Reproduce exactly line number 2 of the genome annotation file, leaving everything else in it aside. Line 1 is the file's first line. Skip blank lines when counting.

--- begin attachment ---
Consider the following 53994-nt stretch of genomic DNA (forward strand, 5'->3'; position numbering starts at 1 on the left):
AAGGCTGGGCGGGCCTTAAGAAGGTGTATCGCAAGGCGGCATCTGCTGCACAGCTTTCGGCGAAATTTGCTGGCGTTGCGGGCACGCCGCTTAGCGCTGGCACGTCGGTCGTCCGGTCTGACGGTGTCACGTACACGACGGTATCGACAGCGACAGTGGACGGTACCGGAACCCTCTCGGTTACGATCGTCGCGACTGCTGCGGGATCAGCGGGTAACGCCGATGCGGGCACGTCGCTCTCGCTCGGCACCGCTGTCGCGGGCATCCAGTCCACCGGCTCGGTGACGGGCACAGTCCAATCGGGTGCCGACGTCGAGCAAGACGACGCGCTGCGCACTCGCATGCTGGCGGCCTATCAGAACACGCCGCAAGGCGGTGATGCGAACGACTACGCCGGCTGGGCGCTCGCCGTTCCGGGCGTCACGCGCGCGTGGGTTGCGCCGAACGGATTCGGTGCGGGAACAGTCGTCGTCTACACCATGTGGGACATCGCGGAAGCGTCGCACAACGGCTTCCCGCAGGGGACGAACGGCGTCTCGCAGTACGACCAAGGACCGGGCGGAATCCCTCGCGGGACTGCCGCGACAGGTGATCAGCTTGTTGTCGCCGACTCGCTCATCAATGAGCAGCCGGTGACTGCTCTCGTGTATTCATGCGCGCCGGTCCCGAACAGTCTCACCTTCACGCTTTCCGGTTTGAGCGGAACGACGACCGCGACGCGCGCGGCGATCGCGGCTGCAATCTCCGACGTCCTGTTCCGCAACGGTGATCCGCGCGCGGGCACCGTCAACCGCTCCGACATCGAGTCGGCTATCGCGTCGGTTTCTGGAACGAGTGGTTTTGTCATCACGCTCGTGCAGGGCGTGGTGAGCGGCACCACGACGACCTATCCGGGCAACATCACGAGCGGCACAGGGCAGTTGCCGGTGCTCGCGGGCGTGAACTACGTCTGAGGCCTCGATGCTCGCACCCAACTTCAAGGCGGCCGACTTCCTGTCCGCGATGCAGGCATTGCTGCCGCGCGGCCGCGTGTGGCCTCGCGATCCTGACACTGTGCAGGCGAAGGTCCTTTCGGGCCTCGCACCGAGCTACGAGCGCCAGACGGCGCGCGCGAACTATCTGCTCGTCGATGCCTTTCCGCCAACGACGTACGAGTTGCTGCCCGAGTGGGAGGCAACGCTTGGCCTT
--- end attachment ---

AAGGCTGGGCGGGCCTTAAGAAGGTGTATCGCAAGGCGGCATCTGCTGCACAGCTTTCGGCGAAATTTGCTGGCGTTGCGGGCACGCCGCTTAGCGCTGGCACGTCGGTCGTCCGGTCTGACGGTGTCACGTACACGACGGTATCGACAGCGACAGTGGACGGTACCGGAACCCTCTCGGTTACGATCGTCGCGACTGCTGCGGGATCAGCGGGTAACGCCGATGCGGGCACGTCGCTCTCGCTCGGCACCGCTGTCGCGGGCATCCAGTCCACCGGCTCGGTGACGGGCACAGTCCAATCGGGTGCCGACGTCGAGCAAGACGACGCGCTGCGCACTCGCATGCTGGCGGCCTATCAGAACACGCCGCAAGGCGGTGATGCGAACGACTACGCCGGCTGGGCGCTCGCCGTTCCGGGCGTCACGCGCGCGTGGGTTGCGCCGAACGGATTCGGTGCGGGAACAGTCGTCGTCTACACCATGTGGGACATCGCGGAAGCGTCGCACAACGGCTTCCCGCAGGGGACGAACGGCGTCTCGCAGTACGACCAAGGACCGGGCGGAATCCCTCGCGGGACTGCCGCGACAGGTGATCAGCTTGTTGTCGCCGACTCGCTCATCAATGAGCAGCCGGTGACTGCTCTCGTGTATTCATGCGCGCCGGTCCCGAACAGTCTCACCTTCACGCTTTCCGGTTTGAGCGGAACGACGACCGCGACGCGCGCGGCGATCGCGGCTGCAATCTCCGACGTCCTGTTCCGCAACGGTGATCCGCGCGCGGGCACCGTCAACCGCTCCGACATCGAGTCGGCTATCGCGTCGGTTTCTGGAACGAGTGGTTTTGTCATCACGCTCGTGCAGGGCGTGGTGAGCGGCACCACGACGACCTATCCGGGCAACATCACGAGCGGCACAGGGCAGTTGCCGGTGCTCGCGGGCGTGAACTACGTCTGAGGCCTCGATGCTCGCACCCAACTTCAAGGCGGCCGACTTCCTGTCCGCGATGCAGGCATTGCTGCCGCGCGGCCGCGTGTGGCCTCGCGATCCTGACACTGTGCAGGCGAAGGTCCTTTCGGGCCTCGCACCGAGCTACGAGCGCCAGACGGCGCGCGCGAACTATCTGCTCGTCGATGCCTTTCCGCCAACGACGTACGAGTTGCTGCCCGAGTGGGAGGCAACGCTTGGCCTT